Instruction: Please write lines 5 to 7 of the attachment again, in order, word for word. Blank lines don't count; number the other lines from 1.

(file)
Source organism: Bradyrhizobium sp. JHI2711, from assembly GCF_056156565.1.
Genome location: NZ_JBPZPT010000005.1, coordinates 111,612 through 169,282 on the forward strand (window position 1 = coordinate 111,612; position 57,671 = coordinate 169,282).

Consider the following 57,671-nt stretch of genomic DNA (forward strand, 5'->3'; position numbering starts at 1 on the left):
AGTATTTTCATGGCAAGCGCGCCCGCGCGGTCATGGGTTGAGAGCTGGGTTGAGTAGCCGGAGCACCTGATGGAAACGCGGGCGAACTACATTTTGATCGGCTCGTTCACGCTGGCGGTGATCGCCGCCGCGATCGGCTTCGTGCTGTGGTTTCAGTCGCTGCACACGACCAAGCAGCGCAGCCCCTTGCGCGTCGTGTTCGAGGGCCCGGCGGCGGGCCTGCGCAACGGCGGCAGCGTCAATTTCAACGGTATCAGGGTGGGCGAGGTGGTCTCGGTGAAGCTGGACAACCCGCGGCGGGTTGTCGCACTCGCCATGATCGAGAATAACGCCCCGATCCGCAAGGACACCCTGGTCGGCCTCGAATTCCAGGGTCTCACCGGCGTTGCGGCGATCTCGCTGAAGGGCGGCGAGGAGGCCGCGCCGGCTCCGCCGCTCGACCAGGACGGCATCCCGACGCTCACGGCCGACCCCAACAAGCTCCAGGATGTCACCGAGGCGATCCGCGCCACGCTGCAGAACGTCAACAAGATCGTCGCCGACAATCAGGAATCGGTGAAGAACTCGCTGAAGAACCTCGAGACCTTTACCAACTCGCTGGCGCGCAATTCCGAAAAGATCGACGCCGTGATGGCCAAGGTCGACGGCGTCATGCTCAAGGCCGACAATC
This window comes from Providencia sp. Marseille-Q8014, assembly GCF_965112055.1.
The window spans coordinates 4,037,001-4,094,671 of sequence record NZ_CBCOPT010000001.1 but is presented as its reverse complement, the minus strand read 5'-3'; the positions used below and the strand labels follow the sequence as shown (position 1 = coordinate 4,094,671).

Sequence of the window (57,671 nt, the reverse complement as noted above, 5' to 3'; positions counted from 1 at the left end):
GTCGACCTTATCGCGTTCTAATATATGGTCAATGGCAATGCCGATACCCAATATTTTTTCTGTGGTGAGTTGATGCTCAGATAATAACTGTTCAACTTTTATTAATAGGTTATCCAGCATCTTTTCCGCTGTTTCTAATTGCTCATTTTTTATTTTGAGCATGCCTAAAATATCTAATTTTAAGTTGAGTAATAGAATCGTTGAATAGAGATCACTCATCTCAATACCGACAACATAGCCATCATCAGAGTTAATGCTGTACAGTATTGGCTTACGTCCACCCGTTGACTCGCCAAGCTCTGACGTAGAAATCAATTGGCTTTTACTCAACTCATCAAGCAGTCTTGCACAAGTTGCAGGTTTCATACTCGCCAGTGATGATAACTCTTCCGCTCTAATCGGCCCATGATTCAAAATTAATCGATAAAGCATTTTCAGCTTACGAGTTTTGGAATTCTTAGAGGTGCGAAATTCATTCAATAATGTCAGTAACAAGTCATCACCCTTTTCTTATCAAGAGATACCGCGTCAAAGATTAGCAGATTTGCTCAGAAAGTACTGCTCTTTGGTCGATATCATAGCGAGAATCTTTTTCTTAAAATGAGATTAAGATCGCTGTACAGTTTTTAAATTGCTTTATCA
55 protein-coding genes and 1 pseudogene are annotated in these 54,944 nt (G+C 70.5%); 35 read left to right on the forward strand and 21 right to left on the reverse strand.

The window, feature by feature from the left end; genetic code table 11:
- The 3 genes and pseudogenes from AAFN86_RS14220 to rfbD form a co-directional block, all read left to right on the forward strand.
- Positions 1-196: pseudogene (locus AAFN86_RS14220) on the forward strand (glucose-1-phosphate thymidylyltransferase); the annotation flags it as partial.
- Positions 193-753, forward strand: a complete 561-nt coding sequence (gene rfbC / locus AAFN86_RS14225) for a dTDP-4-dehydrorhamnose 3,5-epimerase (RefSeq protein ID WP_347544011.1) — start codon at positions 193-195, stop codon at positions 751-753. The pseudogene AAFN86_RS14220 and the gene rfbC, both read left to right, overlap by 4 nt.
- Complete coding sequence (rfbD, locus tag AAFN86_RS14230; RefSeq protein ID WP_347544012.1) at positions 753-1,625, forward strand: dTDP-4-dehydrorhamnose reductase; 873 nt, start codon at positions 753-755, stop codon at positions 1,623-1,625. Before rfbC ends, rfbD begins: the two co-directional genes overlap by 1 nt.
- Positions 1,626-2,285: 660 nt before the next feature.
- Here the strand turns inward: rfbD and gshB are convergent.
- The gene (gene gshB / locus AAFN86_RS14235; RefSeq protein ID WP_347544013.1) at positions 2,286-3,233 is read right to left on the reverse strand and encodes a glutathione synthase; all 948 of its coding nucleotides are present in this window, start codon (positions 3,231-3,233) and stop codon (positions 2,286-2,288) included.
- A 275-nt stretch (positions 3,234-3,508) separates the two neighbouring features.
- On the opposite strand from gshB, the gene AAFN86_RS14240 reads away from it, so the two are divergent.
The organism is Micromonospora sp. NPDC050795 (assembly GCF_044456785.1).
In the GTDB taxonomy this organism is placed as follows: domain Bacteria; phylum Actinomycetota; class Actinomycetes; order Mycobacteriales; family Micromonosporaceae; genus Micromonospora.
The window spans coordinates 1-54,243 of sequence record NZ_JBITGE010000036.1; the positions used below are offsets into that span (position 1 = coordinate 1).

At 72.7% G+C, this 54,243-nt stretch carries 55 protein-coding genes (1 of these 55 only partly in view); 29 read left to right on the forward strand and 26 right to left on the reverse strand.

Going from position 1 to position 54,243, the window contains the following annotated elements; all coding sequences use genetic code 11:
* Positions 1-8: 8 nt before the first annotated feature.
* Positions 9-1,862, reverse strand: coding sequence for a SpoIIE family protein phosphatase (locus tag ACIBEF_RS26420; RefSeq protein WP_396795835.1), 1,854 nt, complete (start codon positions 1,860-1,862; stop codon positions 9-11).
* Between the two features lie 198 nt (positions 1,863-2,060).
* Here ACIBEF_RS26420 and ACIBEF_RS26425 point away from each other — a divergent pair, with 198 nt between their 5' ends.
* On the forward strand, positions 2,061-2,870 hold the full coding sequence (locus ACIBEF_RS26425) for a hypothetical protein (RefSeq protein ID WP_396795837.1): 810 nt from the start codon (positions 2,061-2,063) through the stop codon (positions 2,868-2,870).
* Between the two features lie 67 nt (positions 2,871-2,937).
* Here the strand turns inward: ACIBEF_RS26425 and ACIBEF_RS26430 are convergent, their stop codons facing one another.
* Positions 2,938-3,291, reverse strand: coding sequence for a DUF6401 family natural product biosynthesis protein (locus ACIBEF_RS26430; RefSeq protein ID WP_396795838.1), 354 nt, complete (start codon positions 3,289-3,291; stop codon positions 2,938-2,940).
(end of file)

This window comes from Providencia sp. Marseille-Q8014, assembly GCF_965112055.1.
The window spans coordinates 4,037,001-4,094,671 of sequence record NZ_CBCOPT010000001.1 but is presented as its reverse complement, the minus strand read 5'-3'; the positions used below and the strand labels follow the sequence as shown (position 1 = coordinate 4,094,671).

Sequence of the window (57,671 nt, the reverse complement as noted above, 5' to 3'; positions counted from 1 at the left end):